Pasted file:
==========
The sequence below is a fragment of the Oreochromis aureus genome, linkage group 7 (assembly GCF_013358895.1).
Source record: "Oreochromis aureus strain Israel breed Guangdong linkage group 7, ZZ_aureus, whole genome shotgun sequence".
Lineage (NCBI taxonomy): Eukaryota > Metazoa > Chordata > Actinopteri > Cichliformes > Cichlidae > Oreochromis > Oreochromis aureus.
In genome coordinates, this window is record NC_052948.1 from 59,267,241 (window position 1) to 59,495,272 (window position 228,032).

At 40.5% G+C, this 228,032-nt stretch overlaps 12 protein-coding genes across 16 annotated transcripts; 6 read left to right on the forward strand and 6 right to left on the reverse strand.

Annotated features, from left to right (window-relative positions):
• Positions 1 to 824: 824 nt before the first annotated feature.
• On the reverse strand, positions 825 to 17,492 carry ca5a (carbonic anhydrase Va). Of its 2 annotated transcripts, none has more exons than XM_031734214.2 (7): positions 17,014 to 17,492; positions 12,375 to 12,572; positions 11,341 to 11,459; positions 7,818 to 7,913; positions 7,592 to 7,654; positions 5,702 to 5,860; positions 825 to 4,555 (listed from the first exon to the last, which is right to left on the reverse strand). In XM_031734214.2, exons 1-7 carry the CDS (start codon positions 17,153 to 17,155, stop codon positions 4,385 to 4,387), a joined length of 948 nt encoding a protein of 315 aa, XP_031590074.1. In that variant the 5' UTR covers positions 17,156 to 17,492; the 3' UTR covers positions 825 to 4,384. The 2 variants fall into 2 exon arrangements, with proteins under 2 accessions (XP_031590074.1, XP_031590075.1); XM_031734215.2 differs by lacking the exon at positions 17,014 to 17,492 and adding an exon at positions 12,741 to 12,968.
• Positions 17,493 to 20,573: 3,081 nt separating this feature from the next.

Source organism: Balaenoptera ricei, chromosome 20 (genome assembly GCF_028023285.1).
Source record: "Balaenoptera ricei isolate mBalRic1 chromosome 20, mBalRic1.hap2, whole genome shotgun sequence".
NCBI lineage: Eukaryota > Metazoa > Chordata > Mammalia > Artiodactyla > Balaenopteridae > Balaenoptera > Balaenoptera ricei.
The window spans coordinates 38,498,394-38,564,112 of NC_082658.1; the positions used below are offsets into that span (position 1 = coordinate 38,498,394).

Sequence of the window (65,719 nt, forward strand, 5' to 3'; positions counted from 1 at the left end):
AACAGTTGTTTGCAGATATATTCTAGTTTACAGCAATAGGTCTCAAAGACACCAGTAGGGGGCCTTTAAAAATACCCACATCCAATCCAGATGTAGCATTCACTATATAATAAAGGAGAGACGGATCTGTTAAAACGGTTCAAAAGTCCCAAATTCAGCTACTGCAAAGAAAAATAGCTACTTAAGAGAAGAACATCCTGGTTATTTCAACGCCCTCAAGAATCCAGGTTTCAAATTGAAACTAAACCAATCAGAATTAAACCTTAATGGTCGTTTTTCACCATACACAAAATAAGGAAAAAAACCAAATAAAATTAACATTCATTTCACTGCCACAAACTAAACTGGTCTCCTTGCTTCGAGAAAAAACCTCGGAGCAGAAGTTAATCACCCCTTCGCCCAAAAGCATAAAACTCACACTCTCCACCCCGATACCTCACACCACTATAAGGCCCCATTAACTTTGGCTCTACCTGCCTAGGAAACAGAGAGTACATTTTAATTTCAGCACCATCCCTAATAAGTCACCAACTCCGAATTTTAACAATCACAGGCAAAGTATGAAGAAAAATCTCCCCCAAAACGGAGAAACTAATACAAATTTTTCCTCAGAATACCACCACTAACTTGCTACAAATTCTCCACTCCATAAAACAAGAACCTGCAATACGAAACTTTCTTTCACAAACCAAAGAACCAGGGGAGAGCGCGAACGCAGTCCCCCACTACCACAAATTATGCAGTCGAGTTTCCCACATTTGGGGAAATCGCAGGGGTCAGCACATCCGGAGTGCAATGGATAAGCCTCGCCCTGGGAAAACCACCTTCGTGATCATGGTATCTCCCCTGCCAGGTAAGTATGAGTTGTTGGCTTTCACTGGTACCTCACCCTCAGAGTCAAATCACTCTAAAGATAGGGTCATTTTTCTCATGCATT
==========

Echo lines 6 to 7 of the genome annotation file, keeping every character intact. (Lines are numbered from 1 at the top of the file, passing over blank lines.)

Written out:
Annotated features, from left to right (window-relative positions):
• Positions 1 to 824: 824 nt before the first annotated feature.